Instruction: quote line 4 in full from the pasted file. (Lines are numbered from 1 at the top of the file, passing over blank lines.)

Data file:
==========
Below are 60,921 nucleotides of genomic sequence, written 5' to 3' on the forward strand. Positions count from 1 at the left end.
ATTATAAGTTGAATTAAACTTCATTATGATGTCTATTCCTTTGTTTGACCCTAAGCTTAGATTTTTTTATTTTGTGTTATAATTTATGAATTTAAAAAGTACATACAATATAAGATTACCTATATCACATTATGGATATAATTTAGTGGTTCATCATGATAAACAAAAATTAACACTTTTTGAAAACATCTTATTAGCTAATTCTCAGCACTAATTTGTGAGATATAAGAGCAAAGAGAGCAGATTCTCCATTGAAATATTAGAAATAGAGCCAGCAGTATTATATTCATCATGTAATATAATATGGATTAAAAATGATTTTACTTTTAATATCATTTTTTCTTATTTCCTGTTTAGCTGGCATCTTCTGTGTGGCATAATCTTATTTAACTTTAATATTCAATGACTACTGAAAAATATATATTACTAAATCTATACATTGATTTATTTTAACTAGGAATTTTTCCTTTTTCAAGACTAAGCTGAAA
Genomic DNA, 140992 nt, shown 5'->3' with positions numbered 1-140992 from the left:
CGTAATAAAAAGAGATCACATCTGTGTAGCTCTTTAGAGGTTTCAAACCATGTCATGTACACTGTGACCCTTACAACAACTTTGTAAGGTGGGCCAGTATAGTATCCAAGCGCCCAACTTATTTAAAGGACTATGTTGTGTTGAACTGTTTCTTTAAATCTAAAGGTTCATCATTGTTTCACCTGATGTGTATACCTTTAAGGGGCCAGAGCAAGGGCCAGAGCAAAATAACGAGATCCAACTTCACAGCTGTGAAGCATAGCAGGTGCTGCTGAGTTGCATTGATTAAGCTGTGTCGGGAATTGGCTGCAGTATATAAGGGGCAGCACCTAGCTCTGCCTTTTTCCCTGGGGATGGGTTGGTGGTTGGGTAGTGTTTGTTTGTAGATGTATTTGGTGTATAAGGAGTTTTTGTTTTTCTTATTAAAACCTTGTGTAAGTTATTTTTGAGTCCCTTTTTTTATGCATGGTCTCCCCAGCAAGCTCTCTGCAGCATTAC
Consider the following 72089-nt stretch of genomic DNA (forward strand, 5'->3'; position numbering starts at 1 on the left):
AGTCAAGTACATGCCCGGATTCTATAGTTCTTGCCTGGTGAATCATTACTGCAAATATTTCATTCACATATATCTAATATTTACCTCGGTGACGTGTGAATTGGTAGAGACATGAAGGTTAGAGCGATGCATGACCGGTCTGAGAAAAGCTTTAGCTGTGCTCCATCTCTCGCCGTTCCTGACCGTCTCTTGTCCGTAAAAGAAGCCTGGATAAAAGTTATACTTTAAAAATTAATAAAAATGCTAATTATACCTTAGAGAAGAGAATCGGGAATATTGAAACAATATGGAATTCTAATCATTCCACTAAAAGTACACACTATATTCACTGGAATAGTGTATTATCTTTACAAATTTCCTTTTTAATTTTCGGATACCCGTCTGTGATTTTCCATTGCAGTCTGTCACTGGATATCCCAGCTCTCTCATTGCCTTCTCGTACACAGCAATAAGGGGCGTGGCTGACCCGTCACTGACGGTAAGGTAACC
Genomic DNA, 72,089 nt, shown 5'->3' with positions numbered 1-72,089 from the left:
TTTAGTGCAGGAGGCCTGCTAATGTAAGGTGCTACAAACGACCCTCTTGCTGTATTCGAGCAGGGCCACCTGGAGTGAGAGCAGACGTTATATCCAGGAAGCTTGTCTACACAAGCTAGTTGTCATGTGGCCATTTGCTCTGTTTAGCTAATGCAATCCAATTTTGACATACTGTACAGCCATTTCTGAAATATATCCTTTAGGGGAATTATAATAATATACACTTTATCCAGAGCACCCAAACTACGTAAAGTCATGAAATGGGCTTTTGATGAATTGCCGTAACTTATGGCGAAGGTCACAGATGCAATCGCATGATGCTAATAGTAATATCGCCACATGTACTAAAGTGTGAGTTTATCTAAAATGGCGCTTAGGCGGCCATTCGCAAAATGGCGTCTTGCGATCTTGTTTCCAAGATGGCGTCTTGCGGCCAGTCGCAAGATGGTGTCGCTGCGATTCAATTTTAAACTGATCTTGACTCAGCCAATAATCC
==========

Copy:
CGTAATAAAAAGAGATCACATCTGTGTAGCTCTTTAGAGGTTTCAAACCATGTCATGTACACTGTGACCCTTACAACAACTTTGTAAGGTGGGCCAGTATAGTATCCAAGCGCCCAACTTATTTAAAGGACTATGTTGTGTTGAACTGTTTCTTTAAATCTAAAGGTTCATCATTGTTTCACCTGATGTGTATACCTTTAAGGGGCCAGAGCAAGGGCCAGAGCAAAATAACGAGATCCAACTTCACAGCTGTGAAGCATAGCAGGTGCTGCTGAGTTGCATTGATTAAGCTGTGTCGGGAATTGGCTGCAGTATATAAGGGGCAGCACCTAGCTCTGCCTTTTTCCCTGGGGATGGGTTGGTGGTTGGGTAGTGTTTGTTTGTAGATGTATTTGGTGTATAAGGAGTTTTTGTTTTTCTTATTAAAACCTTGTGTAAGTTATTTTTGAGTCCCTTTTTTTATGCATGGTCTCCCCAGCAAGCTCTCTGCAGCATTAC